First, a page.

Higher heart disease risk for women with high blood pressure who’ve had complicated pregnancies
Having complicated pregnancies is associated with higher a risk of heart disease if women also have high blood pressure, new research has found.
Women with high blood pressure who’ve had a pregnancy complication, such as an early birth or low birth weight, may be at a higher risk of developing cardiovascular disease, according to new research.
Researchers analysed the health records of more than 1.2 million women who had given birth. They found that high blood pressure was linked with an increased risk of 12 cardiovascular diseases (including stroke and heart attack), and the risk was even higher for women who also had complications during their pregnancy.
Compared to women with normal blood pressure and no complications during pregnancy, those with high blood pressure had twice the risk of cardiovascular disease, and women with both high blood pressure and complications during pregnancy had three times the risk of cardiovascular disease.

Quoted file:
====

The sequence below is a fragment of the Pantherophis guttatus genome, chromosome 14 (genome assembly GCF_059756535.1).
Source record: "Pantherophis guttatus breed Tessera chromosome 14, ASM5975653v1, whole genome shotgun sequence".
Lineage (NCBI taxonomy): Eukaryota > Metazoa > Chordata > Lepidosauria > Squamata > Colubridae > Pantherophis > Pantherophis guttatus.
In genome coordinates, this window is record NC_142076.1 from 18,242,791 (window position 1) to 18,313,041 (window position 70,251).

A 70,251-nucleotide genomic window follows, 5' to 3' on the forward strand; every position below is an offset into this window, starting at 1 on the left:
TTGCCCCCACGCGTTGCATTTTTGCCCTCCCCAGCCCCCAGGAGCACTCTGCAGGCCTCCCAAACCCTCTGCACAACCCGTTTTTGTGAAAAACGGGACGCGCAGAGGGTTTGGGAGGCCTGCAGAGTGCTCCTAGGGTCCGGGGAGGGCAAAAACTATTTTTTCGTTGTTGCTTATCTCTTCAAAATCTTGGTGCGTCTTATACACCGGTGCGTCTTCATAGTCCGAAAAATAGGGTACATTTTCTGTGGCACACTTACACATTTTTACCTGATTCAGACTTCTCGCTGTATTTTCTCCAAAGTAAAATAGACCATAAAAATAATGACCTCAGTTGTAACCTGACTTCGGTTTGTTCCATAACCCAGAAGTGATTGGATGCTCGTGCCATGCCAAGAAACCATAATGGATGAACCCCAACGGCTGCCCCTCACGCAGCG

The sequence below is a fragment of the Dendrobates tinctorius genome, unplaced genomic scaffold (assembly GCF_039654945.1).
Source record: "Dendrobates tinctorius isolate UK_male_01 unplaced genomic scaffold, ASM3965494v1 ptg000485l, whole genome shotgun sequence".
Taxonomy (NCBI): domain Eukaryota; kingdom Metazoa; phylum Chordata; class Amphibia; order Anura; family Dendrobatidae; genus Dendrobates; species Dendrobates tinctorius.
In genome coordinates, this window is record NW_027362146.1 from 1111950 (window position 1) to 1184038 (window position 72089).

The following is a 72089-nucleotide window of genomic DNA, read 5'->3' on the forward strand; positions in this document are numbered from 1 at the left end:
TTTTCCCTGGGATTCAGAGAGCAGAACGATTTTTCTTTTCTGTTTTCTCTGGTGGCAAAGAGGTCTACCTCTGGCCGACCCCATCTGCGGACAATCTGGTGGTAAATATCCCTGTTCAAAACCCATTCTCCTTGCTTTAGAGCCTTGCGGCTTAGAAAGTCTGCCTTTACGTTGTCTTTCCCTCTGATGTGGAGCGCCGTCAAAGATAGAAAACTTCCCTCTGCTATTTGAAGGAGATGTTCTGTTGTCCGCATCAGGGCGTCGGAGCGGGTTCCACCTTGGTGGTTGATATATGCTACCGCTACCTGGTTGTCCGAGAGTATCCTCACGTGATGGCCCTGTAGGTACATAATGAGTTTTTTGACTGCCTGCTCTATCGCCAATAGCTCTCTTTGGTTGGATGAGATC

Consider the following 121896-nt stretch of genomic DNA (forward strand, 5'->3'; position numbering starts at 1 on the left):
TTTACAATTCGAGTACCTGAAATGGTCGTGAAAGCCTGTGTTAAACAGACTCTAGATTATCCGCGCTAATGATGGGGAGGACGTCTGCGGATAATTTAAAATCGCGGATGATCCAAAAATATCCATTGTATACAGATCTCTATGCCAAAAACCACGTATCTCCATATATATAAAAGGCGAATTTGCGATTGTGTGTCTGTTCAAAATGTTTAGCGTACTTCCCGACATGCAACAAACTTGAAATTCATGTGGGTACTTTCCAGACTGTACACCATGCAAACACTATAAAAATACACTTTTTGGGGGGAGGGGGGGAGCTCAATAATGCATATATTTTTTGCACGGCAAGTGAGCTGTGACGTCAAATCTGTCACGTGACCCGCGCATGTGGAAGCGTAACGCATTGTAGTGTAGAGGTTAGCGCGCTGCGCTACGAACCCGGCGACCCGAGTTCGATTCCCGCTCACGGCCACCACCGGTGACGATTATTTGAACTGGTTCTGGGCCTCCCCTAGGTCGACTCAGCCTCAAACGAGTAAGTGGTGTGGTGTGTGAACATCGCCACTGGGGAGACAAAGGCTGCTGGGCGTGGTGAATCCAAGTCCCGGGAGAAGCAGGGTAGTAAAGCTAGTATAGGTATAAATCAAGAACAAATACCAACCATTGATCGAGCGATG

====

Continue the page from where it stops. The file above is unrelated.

The researchers say that medical practitioners could use these findings to advise women on their cardiovascular risk before, during, and after pregnancy, and advise women at higher risk to make lifestyle changes to improve their health. The researchers say that women who have high blood pressure and/or complications during pregnancy could benefit from early screening for cardiovascular disease.
“We know that relevant advice delivered by primary healthcare professionals can go a long way to encourage healthy diets and lifestyles among patients,” says Professor Graham MacGregor, Chair of Blood Pressure UK.
“Offering advice to women at higher risk of developing heart disease, according to this report’s findings, could help women who’ve experienced pregnancy complications, and those with high blood pressure, to live longer, healthier lives.”